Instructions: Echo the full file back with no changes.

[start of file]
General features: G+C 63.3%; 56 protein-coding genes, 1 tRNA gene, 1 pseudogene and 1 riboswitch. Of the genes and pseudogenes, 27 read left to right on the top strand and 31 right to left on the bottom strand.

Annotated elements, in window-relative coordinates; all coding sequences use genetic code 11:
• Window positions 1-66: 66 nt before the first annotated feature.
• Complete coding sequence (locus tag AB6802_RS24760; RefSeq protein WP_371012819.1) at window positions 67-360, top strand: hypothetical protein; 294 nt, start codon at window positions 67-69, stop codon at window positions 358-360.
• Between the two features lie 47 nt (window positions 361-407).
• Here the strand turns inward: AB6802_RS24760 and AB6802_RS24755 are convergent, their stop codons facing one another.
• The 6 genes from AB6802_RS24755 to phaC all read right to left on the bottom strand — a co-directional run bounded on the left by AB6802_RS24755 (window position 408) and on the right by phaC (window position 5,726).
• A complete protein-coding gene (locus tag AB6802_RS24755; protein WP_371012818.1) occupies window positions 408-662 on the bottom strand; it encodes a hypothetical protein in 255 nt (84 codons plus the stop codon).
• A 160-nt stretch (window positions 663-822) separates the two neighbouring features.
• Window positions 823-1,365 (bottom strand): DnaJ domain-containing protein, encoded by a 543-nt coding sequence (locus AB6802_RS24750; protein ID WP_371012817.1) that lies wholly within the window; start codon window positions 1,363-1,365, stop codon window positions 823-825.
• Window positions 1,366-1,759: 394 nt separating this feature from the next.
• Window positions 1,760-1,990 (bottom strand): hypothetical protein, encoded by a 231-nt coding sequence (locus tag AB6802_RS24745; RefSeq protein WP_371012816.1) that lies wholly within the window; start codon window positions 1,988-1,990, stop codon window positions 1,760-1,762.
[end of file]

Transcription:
General features: G+C 63.3%; 56 protein-coding genes, 1 tRNA gene, 1 pseudogene and 1 riboswitch. Of the genes and pseudogenes, 27 read left to right on the top strand and 31 right to left on the bottom strand.

Annotated elements, in window-relative coordinates; all coding sequences use genetic code 11:
• Window positions 1-66: 66 nt before the first annotated feature.
• Complete coding sequence (locus tag AB6802_RS24760; RefSeq protein WP_371012819.1) at window positions 67-360, top strand: hypothetical protein; 294 nt, start codon at window positions 67-69, stop codon at window positions 358-360.
• Between the two features lie 47 nt (window positions 361-407).
• Here the strand turns inward: AB6802_RS24760 and AB6802_RS24755 are convergent, their stop codons facing one another.
• The 6 genes from AB6802_RS24755 to phaC all read right to left on the bottom strand — a co-directional run bounded on the left by AB6802_RS24755 (window position 408) and on the right by phaC (window position 5,726).
• A complete protein-coding gene (locus tag AB6802_RS24755; protein WP_371012818.1) occupies window positions 408-662 on the bottom strand; it encodes a hypothetical protein in 255 nt (84 codons plus the stop codon).
• A 160-nt stretch (window positions 663-822) separates the two neighbouring features.
• Window positions 823-1,365 (bottom strand): DnaJ domain-containing protein, encoded by a 543-nt coding sequence (locus AB6802_RS24750; protein ID WP_371012817.1) that lies wholly within the window; start codon window positions 1,363-1,365, stop codon window positions 823-825.
• Window positions 1,366-1,759: 394 nt separating this feature from the next.
• Window positions 1,760-1,990 (bottom strand): hypothetical protein, encoded by a 231-nt coding sequence (locus tag AB6802_RS24745; RefSeq protein WP_371012816.1) that lies wholly within the window; start codon window positions 1,988-1,990, stop codon window positions 1,760-1,762.